What is Class 3 galvanization for wire?

Class 3 galvanization is a thick zinc coating that enhances a wire’s resistance to corrosion and rust. A wire’s galvanization class refers to the amount or thickness of the zinc it receives during the galvanization process.

Baling wire will rust, so galvanization is used to increase its longevity by giving the steel a protective coating that will shield it from harsh and corrosive conditions. Galvanized wire is often used to bale recyclables that will be stored outdoors, as pasture fencing, and on vineyards and orchards as trellising.

Even galvanized wire will eventually rust. Its lifespan depends on its galvanization class and the corrosiveness of its environment.

The difference between Class 1 and Class 3 galvanization

The difference between Class 1 and Class 3 galvanization has to do with the thickness of the wire’s protective zinc coating.

  • Class 1 galvanized wire features a thinner zinc coating of 0.28 ounces per square foot and provides basic protection, but it tends to rust after 2–12 years depending on the environment. In coastal areas, Class 1 coatings fail even sooner due to saltwater corrosion. It is often used for barbed wire fencing.
  • Class 3 galvanized wire offers a premium zinc coating (nearly three times as thick as Class 1) that uses 0.80 ounces of zinc per square foot. This wire coating features a higher degree of protection, providing a lifespan of 13–30 years. Class 3 galvanized wire is more expensive up front, but it is much more long-lasting. Class 3 galvanization is our most rust resistant wire coating, the ideal choice for harsh environments.

Benefits of galvanized wire

Compared to regular baling wire, galvanized wire provides an extra level of resilience and longevity. Some of the benefits of galvanized wire include:

  • Versatility. Galvanized wire is used across a range of industries, including agriculture, construction, and recycling.
  • Corrosion resistance. The zinc layer acts as a sacrificial anode, protecting the underlying steel from corrosion.
  • Durability. Galvanized wire also provides some extra abrasion-resistance and durability.
  • Recyclability. As with standard baling wire, galvanized wire is recyclable.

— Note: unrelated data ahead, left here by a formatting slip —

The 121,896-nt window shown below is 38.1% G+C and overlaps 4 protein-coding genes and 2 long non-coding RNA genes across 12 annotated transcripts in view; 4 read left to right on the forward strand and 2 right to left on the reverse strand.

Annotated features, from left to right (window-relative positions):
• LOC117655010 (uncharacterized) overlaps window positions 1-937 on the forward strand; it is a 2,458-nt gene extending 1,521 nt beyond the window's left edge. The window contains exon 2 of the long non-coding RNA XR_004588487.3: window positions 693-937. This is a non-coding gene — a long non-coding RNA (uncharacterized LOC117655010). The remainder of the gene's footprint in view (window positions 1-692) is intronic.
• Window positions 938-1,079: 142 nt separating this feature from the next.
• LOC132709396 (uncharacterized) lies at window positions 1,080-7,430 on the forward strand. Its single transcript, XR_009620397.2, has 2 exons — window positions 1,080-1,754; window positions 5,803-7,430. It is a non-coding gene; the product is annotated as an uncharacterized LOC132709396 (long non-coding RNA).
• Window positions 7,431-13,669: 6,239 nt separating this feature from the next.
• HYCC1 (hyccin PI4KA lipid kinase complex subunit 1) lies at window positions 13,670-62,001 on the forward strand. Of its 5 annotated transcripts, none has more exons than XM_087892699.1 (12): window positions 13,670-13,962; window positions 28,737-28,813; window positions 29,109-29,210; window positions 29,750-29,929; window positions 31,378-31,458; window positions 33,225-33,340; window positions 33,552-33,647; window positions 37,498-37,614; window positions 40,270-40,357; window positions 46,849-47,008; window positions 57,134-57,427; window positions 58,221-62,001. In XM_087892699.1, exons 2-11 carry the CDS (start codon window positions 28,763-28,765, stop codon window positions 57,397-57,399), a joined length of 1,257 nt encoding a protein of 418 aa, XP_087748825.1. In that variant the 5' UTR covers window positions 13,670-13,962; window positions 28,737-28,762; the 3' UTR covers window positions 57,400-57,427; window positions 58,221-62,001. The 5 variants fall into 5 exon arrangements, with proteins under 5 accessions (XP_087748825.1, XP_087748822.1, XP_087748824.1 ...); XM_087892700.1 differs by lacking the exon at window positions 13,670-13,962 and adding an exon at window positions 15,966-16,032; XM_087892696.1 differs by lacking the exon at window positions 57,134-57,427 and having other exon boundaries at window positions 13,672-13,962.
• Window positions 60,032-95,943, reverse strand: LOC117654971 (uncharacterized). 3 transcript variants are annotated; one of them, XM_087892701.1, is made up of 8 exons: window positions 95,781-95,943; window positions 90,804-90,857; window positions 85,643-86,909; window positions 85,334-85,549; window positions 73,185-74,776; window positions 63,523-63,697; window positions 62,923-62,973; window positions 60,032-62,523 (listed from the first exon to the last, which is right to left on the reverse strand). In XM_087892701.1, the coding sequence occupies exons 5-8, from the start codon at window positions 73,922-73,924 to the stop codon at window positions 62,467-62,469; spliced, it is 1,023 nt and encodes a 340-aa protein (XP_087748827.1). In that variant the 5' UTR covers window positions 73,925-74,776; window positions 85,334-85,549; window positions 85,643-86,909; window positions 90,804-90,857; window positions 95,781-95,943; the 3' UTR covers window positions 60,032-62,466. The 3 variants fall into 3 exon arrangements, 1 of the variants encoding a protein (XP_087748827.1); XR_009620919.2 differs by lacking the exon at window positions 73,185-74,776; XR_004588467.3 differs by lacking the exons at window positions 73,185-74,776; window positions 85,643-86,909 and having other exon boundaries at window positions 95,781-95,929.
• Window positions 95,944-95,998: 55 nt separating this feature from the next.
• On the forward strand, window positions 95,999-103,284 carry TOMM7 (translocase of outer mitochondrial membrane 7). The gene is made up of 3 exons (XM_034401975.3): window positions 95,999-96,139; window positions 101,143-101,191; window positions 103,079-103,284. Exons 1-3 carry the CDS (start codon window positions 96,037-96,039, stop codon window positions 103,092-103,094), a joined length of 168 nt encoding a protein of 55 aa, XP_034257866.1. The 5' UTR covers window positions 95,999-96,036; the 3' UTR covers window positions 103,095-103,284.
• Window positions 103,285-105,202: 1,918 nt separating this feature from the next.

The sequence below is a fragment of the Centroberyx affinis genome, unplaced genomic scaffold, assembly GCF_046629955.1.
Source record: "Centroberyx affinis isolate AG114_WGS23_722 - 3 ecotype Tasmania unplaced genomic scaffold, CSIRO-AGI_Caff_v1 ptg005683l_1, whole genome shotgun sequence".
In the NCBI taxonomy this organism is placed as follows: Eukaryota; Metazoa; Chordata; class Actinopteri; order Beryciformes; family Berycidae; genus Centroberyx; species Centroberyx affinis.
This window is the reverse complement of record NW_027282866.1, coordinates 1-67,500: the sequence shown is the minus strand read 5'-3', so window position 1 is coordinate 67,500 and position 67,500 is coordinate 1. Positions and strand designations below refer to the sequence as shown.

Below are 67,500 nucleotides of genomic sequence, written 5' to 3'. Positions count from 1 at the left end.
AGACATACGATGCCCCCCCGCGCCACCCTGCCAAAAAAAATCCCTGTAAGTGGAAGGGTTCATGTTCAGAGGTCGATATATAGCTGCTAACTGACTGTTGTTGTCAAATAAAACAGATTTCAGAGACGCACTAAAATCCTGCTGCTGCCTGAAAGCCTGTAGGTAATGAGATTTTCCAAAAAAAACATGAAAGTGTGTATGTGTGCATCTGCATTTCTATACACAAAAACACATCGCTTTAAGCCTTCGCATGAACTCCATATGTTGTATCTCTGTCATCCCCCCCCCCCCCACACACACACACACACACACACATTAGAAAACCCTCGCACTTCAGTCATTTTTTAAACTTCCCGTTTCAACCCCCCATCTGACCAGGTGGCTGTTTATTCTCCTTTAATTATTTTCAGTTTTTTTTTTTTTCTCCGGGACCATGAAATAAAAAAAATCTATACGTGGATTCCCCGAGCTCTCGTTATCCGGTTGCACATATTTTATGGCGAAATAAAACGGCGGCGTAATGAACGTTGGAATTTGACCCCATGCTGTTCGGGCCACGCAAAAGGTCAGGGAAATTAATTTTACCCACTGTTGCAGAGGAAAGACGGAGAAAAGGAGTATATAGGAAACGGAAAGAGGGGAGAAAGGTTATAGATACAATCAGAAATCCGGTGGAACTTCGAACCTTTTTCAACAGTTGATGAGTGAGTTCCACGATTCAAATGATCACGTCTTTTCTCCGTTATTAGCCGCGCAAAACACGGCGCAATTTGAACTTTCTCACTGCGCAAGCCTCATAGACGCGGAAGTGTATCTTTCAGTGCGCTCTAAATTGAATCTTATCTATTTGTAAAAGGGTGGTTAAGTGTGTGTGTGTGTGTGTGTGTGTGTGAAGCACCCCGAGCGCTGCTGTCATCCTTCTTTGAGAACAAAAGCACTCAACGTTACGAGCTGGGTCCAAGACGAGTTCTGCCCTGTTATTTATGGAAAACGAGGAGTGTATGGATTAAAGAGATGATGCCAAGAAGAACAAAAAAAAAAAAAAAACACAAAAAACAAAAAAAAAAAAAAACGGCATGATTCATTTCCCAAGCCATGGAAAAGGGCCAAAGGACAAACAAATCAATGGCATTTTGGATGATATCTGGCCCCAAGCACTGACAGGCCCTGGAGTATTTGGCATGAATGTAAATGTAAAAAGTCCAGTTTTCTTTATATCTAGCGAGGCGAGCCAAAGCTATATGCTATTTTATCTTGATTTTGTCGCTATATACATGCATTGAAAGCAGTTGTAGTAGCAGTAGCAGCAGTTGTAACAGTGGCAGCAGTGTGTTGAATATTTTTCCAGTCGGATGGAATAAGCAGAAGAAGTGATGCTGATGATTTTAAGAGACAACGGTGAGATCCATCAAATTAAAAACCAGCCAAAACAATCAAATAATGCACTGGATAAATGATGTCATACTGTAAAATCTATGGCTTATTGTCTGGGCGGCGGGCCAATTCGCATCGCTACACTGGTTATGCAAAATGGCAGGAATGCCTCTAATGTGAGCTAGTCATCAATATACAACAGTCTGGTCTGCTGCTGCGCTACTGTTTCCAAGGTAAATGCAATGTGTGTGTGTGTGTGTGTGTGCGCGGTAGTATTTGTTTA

• Longevity. Class 3 galvanized wire has a lifespan of 13–30 years, and in some cases even longer.

Our hot-dip galvanizing process

Our hot-dip galvanization process involves these 7 steps:

  1. Surface preparation. We clean the wire to prepare it for the zinc application.
  2. Pickling. We bathe the wire in an acidic solution, stripping impurities for an optimal foundation.
  3. Fluxing. We then submerge the wire in a zinc chloride solution, which prevents oxidation for a smooth zinc coverage.
  4. Molten zinc bath. The wire then enters a 450°C zinc bath.
  5. Alloy formation. Sustained heat melds the zinc and wire, creating durable galvanic layers.
  6. Extraction. We slowly extract the wire so excess zinc drips off, leaving an even coating.
  7. Quenching. The wire enters a cooling bath of water or a quenching solution, solidifying the protective zinc layers

Our Class 3 galvanized wire

At Baling Wire Direct, we offer Class 3 galvanization on all of our galvanized wire products, including: 

  • Single and double loop bale ties. These are ideal for manual vertical balers of recyclables that can be stored outside, such as rubber, plastic, and aluminum cans.
  • Regular galvanized wire. Often used for fencing and other non-baling applications.

High-tensile wire. This wire is commonly used in high-volume two-ram automatic balers. Its increased tensile strength allows it to bale dense, heavy-duty materials, and its corrosion resistance is great for outdoor usage.

Baling wire products we offer

Baling Wire Direct sells the following high-quality baling wire products.

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